Scope and Contents
This collection provides a glimpse into the professional life of Yale Divinity School graduate and Yale professor of comparative religion Norvin Hein (1914-2018). The documents selected for inclusion in the collection serve to highlight the major emphases of Hein's career - his extensive correspondence with students and colleagues, his involvement at Yale both in teaching and in the "Save the Quad" movement of the late 1990s, his writings and scholarly research, his administrative contributions to Yale, and his involvement in community activities such as the Cooperative Consumers of New Haven group.
The correspondence in Series I consists of letters between Hein and colleagues in his field both in America and abroad, students, and colleagues and administration at YDS.
For additional materials related to the "Save the Quad" documentation in Series II, see Record Group 53, Yale Divinity School Memorabilia Collection.
Course-Related materials in Series III include articles used in classes, book lists, bibliographies, lecture notes, and syllabi for courses taught by Hein. The materials pertaining to courses Hein himself took include his personal student notes.
For additional writings by Hein, see Record Group 27, Yale Divinity School Faculty Writings and Publications, Box 11. For additional "Save the Quad" documentation see Record Group 53, Yale Divinity School Memorabilia Collection.
Series VII contains rare film footage of the 1942 wedding of Indira Nehru to Feroze Gandhi, taken by Norvin Hein. An accompanying script describes the scenes in the film.
- 1942 - 2018
Conditions Governing Access
The collection is open for research.
Immediate Source of Acquisition
Gift of Norvin Hein family, 2018, 2020
The collection is organized in eight series:
Series I. Correspondence
Series II. "Save the Quad" Documentation
Series III. Course-Related Records
Series IV. YDS/Yale Administrative Records
Series V. Writings and Notes
Series VI. Subject Files
Series VII. Audio-Visual Material
Series VIII. Biographical Documentation
6 Linear Feet (14 boxes)
Language of Materials
The collection provides an overview of Norvin Hein's long career as professor of comparative religion with a focus on Hinduism, serving on the Yale Divinity School and Religious Studies faculties for thirty-five years from 1950 until his retirement in 1985.
Biographical / Historical
Norvin Hein was born in 1914 in Ohio. He attended Wooster College, graduating in 1937. He was offered a teaching position in India following graduation, but since it would not begin for two years, he elected to attend Yale Divinity School. He interrupted his Bachelor of Divinity studies to take what was supposed to be a short-term position teaching English and religion in India, but World War II intervened. He ended up spending most of the war years in India, working for the Army YMCA and the crew of a U.S. Liberty Ship before serving as a chaplain’s yeoman in a U.S. Maritime Service training station.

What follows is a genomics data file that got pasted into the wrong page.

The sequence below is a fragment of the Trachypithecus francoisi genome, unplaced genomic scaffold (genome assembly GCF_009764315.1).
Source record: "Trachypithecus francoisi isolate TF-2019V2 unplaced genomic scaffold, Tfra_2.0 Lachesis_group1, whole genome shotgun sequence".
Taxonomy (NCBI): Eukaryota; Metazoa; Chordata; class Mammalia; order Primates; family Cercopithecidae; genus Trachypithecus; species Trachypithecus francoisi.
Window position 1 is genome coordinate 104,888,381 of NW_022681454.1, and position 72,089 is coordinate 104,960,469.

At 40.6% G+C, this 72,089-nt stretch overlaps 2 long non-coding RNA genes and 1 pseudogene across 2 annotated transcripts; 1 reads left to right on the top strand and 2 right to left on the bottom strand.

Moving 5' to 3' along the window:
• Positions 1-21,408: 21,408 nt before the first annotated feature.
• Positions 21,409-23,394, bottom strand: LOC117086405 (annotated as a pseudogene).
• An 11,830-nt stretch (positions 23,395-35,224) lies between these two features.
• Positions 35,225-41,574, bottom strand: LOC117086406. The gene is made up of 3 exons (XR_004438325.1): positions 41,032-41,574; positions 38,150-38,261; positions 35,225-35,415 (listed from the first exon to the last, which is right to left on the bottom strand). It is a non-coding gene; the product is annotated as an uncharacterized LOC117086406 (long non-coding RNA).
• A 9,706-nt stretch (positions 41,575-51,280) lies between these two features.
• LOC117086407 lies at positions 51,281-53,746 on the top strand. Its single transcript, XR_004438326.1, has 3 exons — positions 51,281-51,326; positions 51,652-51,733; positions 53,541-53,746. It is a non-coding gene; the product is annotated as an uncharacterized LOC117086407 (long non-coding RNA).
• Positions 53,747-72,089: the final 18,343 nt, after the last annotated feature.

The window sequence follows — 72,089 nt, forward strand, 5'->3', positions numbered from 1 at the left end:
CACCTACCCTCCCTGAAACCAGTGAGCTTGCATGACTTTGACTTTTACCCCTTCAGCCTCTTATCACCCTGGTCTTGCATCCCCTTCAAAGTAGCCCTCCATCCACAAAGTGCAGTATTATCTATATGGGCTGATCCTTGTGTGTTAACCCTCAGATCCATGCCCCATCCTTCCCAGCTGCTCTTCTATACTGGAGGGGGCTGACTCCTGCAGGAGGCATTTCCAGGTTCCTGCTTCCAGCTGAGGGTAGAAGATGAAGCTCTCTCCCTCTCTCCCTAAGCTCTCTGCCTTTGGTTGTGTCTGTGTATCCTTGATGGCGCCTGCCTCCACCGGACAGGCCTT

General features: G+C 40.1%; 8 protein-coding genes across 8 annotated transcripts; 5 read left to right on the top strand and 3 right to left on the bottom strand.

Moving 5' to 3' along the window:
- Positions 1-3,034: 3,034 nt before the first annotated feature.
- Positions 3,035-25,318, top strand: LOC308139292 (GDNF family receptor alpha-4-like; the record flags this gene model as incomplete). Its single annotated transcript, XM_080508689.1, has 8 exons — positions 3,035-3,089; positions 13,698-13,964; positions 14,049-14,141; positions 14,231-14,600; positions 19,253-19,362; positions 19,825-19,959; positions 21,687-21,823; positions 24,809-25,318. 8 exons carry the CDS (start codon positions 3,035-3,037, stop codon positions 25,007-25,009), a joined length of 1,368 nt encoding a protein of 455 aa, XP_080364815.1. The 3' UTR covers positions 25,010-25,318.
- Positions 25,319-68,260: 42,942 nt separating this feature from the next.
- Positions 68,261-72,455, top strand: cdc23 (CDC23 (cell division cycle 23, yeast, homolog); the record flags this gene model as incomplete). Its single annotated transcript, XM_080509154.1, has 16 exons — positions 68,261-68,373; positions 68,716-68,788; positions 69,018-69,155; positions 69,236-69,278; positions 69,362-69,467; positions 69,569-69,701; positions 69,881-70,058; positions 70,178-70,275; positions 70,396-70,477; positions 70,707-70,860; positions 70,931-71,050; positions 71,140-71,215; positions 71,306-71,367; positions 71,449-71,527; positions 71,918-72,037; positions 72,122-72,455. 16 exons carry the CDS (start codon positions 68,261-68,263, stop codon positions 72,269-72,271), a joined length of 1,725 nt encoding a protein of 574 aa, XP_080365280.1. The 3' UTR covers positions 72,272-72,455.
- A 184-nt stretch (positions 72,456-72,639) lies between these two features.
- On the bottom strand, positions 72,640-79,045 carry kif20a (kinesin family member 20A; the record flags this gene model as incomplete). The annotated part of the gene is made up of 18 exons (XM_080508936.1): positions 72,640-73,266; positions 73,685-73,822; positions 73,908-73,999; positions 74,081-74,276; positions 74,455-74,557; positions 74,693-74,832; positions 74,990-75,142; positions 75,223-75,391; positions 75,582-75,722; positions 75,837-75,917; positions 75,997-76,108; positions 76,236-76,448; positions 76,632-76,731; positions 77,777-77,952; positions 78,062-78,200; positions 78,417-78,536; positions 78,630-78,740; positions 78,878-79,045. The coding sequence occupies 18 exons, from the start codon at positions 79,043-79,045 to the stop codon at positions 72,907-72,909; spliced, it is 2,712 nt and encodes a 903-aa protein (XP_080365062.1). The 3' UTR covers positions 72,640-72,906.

In 1945 Hein returned to Yale where he received his B.D. in 1946 and his Ph.D. in 1951. The religious practices that he had observed in India—religious street theater, especially—awakened him to an essential site-specific aspect of religion and forms of devotion that sprang from agrarian tradition. This became the focus of his dissertation and an eventual book, The Miracle Plays of Mathura (Yale, 1972).
Hein was appointed assistant professor at Yale in 1952, earning promotion to associate professor in 1958 and then full professor in 1975. From 1973 to 1976, Norvin was director of the S.T.M. program at YDS. He was Director of Graduate Studies in Yale’s Department of Religious Studies from 1977 to 1985.
During the "Save the Quad" movement at Yale Divinity School in the late-1990s Hein played a crucial role in the successful effort to protect Sterling Divinity Quadrangle from demolition and keep YDS in its longtime home atop Prospect Hill. He did so by combing through legal documents pertaining to the bequest of John Sterling B.A. 1864, in which he discovered provisions that strengthened the Divinity School’s case.
In addition to The Miracle Plays of Mathura, Hein authored and contributed to more than a dozen books and published more than two-dozen scholarly articles and reviews. Among his more enduring scholarly contributions was the 100-page section on Hinduism that he wrote for the well-known Religions of the World textbook (St. Martin’s, 1983). Hein served as both Vice President and President of the American Society for the Study of Religion during the 1970s. He was a delegate and panelist at five different congresses of the International Association for the History of Religions.
Hein remained in the New Haven area following his retirement and continued his scholarly work, and his engagement at Yale and in the community. He died on April 29, 2018.
- Guide to the Norvin Hein Papers
- Divinity Library staff
- 2019, 2021
- Description rules
- Describing Archives: A Content Standard
- Language of description note
- Finding aid written in English.
Part of the Yale Divinity Library Repository
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